Greece’s move in Ionian Sea doesn’t affect Aegean: Turkey
Greece’s extension of its territorial waters to 12 nautical miles in the Ionian Sea does not affect the Aegean Sea, the Turkish Foreign Ministry has said, stressing no change on Turkey’s opposition against Greece’s attempts to increase its territorial waters in the Aegean.
“The extension of territorial waters in the Ionian Sea by Greece to 12 nautical miles reaches up the south of the Peloponnesian Peninsula and does not affect the Aegean Sea in any way,” Foreign Ministry spokesman Hami Aksoy said in a statement, responding to a question on the matter.
Aksoy underlined that Turkey has vital rights and interests in the semi-enclosed Aegean Sea, where special geographical circumstances prevail.
“Turkey’s position that the territorial waters in the Aegean Sea should not be unilaterally extended in a way to restrict the freedom of navigation, as well as the access to the high seas of both Turkey and third countries, is well-known by all parties.”
Turkey’s position remains unchanged, he stressed. In the mid-1990s, Greece attempted to extend its territorial waters in the Aegean Sea to 12 miles but scuttled the plan after Turkey declared that such a move would be a casus belli, or cause for war.
Greece’s parliament approved a bill Wednesday that envisions an increase to Greece’s territorial waters in the Ionian Sea from 6 nautical miles to 12. The decree on the closure of the bays and the marking of straight baselines in the Ionian Sea region and the Ionian Islands up to Cape Tainaro in the Peloponnese took effect Dec. 27 after it was published in the Greek official gazette.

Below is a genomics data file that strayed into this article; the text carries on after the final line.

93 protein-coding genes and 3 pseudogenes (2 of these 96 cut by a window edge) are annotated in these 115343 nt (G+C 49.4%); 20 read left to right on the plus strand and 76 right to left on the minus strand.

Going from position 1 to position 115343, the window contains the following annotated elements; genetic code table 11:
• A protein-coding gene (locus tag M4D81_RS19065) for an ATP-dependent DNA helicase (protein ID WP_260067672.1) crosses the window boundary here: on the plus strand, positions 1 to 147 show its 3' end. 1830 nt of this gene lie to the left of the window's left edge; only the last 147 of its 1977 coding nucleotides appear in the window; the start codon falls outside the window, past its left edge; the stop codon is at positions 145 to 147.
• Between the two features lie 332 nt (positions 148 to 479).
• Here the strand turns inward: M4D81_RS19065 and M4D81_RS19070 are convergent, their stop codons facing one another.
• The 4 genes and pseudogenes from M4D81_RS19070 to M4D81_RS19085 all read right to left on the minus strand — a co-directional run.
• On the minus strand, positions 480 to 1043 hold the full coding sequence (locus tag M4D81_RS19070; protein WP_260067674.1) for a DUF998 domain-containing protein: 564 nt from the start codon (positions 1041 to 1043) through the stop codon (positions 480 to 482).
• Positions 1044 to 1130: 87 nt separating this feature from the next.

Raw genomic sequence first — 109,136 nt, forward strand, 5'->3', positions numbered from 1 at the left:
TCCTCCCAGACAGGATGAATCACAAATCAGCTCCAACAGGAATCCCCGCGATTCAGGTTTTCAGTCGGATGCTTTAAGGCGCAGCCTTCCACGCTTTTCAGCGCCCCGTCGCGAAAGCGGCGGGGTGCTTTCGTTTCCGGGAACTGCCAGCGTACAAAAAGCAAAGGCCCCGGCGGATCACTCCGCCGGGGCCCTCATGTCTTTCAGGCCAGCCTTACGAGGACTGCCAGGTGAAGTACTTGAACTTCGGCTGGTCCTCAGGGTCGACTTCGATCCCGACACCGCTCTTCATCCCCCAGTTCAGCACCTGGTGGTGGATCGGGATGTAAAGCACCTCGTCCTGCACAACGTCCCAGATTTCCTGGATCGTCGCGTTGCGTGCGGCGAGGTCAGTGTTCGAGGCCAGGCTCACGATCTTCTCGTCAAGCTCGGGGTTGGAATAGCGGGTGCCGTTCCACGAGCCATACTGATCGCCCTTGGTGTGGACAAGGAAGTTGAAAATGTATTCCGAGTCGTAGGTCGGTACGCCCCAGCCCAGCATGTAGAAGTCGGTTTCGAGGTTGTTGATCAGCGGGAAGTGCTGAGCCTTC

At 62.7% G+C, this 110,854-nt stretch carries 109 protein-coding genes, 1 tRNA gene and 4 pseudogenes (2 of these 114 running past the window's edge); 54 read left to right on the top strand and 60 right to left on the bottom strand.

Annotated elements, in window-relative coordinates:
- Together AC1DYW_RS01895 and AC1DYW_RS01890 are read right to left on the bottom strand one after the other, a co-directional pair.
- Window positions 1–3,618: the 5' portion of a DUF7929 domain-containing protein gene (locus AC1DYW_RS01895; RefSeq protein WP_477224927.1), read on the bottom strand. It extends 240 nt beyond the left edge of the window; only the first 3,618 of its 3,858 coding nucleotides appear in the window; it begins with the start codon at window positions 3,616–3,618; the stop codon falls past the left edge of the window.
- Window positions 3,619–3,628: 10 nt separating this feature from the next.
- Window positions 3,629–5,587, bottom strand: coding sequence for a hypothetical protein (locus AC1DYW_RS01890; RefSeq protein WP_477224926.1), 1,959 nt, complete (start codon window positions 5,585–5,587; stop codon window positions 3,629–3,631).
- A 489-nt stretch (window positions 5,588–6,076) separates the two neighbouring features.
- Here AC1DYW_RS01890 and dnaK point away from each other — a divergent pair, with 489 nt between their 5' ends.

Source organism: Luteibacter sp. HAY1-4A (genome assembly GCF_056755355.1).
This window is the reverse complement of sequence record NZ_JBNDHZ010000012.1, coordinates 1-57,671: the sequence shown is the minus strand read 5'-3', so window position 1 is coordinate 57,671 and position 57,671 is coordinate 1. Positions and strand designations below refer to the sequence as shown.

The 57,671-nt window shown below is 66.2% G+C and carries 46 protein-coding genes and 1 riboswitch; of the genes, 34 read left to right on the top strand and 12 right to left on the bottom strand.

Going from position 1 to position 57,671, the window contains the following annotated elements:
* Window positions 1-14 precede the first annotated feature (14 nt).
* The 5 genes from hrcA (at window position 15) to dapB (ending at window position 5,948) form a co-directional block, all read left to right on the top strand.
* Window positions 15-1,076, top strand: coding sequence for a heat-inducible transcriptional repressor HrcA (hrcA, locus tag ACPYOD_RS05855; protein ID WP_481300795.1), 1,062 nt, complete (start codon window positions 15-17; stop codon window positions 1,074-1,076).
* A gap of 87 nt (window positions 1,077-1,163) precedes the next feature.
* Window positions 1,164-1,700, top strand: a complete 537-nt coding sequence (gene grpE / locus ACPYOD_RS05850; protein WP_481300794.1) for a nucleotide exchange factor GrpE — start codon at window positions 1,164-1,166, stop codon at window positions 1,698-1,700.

The draft bill was taken to parliament on Jan. 9 for discussion by lawmakers. Foreign Minister Nikos Dendias said Tuesday that discussions on extending territorial waters off the eastern part of Crete Island are being held. In the future, Greece could also extend territorial waters in other maritime areas, he added.
Turkey sees statements by senior Greek officials concerning the Aegean Sea are aiming to repair the government’s image in the eyes of the Greek public opinion after being disappointed with the EU Council decisions on Dec. 10.
Greek pressure for tough sanctions on Turkey due to its activities in the eastern Mediterranean was ignored by the EU, a development that caused internal criticisms against the Greek government.
Ahead of the resumption of the exploratory talks on Jan. 25 between the senior officials from Turkey and Greece, Athens is in an effort to distract the public opinion, many in Ankara believe.